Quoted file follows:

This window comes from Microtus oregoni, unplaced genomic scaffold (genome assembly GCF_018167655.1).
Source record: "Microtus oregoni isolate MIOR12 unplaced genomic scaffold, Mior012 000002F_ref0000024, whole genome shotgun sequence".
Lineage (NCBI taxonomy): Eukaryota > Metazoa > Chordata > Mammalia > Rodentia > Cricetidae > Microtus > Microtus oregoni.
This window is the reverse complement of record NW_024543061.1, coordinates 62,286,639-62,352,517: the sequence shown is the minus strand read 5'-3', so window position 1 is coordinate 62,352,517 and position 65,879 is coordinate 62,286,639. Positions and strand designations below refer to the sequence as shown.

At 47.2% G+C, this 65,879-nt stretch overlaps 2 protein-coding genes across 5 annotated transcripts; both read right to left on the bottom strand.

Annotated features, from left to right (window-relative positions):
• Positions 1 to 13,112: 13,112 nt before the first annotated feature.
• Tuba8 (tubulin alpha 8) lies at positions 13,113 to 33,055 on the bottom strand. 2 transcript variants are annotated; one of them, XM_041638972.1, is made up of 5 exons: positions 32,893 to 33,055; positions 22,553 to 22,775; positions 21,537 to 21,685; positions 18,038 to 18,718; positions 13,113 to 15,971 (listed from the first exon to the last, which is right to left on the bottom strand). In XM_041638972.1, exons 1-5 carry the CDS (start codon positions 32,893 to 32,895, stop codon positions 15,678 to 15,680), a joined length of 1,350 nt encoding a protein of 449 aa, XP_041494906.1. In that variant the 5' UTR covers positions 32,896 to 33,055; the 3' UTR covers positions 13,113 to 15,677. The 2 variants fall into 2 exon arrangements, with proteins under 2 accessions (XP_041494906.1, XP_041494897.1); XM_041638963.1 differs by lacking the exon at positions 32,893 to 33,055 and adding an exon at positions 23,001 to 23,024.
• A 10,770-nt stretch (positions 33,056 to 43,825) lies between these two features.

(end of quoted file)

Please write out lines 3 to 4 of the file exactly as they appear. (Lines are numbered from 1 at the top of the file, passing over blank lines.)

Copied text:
Lineage (NCBI taxonomy): Eukaryota > Metazoa > Chordata > Mammalia > Rodentia > Cricetidae > Microtus > Microtus oregoni.
This window is the reverse complement of record NW_024543061.1, coordinates 62,286,639-62,352,517: the sequence shown is the minus strand read 5'-3', so window position 1 is coordinate 62,352,517 and position 65,879 is coordinate 62,286,639. Positions and strand designations below refer to the sequence as shown.